I cut out breads and gluteny things and to tell you the truth I sure feel alot freaking better. I eat dairy though, well, I guess anyway. I don’t usually drink any milk and I don’t eat yogurt (Yogurt is dairy right? o.O). I eat cheese though. And what do you mean specific carbohydrate diet? Is that low-carb? Hah I’ve never heard it called that.. anyway I’m on the low-carb diet, I make a sort of burrito with only sandwichy ingredients and a flat out, and personally I think it tastes better than a sandwich and it is just as enjoyable. :D

christine215's avatar

@Mariah, I believe it is psoriasis. It’s been nearly a year since they cut gluten out of their diet, so I don’t remember what the skin condition was, but I do remember being concerned when she said it was an autoimmune disease or disorder.

llewis's avatar

@MercurySunrise The Specific Carbohydrate Diet (SCD) allows certain (“specific”) carbs in the diet, but not grains or most sugars (honey is okay). It helps with a number of digestion-related disorders and illnesses, such as celiac disease, IBS, crohn’s disease, ulcerative colitis, diverticulitis, and others. I don’t have any of those, but did have horrible cramps and gas and diarrhea, which this diet cleared up. Plus I lost 25 lb of bloat. It’s not intended for you to stay on it forever – keeping the diet (with NO CHEATING) for a year or so is supposed to help your system heal enough to tolerate “regular” food again.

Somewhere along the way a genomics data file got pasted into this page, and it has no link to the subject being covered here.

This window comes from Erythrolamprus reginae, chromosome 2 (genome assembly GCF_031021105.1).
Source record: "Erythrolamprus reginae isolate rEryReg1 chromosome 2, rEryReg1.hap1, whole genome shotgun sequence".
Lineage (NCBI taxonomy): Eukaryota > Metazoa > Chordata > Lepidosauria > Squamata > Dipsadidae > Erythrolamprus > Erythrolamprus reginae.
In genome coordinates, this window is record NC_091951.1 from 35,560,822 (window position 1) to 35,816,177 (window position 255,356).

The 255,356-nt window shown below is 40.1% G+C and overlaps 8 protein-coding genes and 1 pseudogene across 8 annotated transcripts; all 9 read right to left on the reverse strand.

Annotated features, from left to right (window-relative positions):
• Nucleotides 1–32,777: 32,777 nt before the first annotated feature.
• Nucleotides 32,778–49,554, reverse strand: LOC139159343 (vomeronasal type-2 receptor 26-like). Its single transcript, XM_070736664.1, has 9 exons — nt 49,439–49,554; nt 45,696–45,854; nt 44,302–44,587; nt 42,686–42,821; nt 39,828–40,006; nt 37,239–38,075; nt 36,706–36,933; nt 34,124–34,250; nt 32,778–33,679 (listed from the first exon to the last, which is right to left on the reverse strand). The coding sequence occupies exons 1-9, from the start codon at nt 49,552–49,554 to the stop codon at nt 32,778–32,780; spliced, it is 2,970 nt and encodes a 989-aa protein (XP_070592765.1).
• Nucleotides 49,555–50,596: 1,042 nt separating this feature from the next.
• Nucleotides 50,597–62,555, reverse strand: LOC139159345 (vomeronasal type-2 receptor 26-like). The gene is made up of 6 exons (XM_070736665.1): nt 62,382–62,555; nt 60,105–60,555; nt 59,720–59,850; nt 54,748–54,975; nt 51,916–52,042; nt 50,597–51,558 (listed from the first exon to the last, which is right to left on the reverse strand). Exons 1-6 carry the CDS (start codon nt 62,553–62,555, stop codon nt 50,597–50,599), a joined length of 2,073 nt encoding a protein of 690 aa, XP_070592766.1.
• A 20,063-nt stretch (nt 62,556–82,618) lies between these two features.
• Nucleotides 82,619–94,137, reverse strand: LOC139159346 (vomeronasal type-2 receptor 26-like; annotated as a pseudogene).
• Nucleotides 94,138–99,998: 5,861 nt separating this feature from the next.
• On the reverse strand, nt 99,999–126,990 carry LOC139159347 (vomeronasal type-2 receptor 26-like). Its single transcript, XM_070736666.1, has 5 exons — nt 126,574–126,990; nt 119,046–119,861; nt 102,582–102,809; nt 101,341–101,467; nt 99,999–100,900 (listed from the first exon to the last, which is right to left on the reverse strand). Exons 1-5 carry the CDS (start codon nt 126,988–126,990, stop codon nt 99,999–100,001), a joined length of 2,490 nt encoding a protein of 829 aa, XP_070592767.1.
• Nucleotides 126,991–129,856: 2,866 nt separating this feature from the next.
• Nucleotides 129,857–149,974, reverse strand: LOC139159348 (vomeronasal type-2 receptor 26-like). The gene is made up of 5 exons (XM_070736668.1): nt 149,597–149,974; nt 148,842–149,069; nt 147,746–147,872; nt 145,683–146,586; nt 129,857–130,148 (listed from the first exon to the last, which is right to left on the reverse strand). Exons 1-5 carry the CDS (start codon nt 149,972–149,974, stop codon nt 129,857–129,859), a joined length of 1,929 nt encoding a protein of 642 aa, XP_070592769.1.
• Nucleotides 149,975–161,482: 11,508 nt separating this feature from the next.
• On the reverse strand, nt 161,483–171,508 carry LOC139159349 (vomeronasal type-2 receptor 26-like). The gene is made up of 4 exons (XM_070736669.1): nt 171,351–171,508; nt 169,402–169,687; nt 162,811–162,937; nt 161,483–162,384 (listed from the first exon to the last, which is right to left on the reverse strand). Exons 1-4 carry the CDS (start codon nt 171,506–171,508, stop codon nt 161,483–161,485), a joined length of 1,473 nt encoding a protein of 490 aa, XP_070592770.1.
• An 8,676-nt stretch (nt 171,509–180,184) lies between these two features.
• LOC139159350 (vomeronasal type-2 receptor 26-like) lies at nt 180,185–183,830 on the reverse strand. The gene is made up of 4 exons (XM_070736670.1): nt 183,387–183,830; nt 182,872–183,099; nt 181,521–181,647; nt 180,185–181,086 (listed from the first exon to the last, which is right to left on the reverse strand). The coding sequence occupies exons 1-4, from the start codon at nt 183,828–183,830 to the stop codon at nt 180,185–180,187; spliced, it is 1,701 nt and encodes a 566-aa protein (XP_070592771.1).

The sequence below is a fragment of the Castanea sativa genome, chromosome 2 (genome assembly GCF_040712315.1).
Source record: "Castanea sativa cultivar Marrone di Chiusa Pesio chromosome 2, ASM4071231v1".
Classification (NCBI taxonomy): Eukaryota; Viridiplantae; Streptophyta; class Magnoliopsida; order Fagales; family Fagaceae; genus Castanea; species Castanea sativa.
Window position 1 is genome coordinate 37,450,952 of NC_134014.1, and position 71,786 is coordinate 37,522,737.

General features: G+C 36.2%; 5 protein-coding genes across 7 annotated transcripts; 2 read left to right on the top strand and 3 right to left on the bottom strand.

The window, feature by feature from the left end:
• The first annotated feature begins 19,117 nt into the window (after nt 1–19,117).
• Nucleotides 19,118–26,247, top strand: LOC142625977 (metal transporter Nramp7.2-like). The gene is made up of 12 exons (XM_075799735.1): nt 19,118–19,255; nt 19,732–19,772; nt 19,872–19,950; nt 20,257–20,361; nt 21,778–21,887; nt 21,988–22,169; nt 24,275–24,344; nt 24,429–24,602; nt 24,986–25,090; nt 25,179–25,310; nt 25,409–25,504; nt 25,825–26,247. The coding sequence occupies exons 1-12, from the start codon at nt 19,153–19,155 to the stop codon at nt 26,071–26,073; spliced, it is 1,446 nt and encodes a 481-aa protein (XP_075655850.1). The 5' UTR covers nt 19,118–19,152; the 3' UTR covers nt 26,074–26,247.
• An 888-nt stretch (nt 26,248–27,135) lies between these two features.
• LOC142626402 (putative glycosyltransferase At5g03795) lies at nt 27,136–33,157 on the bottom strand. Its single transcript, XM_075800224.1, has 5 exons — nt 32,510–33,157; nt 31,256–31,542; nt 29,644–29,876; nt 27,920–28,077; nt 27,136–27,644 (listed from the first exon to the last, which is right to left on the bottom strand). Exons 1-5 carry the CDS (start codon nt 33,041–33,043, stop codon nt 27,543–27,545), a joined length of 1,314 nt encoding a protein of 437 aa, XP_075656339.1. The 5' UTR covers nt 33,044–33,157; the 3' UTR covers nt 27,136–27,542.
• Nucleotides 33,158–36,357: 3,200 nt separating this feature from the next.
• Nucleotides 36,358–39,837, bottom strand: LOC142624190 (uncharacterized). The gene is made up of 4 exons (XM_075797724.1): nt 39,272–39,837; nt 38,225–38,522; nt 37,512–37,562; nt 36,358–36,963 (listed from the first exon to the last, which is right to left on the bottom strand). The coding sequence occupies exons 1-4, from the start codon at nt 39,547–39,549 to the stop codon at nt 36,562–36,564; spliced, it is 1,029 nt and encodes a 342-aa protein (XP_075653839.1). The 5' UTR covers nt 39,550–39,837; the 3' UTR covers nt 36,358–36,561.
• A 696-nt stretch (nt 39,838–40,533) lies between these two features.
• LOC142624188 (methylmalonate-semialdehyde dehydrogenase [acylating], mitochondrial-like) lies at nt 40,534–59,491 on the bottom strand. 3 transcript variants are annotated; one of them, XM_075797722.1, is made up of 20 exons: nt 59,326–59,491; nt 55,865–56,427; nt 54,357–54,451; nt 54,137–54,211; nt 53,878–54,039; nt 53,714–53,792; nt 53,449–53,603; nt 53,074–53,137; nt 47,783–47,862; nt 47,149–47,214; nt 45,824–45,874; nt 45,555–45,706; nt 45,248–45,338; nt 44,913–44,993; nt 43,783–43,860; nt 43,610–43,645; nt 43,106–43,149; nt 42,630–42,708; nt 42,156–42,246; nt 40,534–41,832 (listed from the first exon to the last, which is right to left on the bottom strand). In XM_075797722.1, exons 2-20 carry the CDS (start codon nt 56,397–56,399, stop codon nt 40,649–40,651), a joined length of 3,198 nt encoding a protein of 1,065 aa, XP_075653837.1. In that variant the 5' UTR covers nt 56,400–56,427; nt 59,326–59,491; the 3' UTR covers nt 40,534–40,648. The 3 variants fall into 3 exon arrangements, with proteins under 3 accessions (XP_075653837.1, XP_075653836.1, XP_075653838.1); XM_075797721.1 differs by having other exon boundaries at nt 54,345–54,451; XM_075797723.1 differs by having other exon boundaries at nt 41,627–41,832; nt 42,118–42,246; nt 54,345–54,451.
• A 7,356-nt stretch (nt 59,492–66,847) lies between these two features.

Read Breaking the Vicious Cycle by Elaine Gottschall, or go to for more information.

Mariah's avatar

@llewis The Specific Carbohydrate Diet was actually the diet that I was referencing in my above comment. I have ulcerative colitis. I read the book and I’m still feeling indecisive about it. It just seems so hard to pull off, like you said, and I’m going to college next month so I don’t feel like I’m going to have the option to be that picky. Any recommendations? (Totally didn’t mean to bombard you with an awkward question, sorry)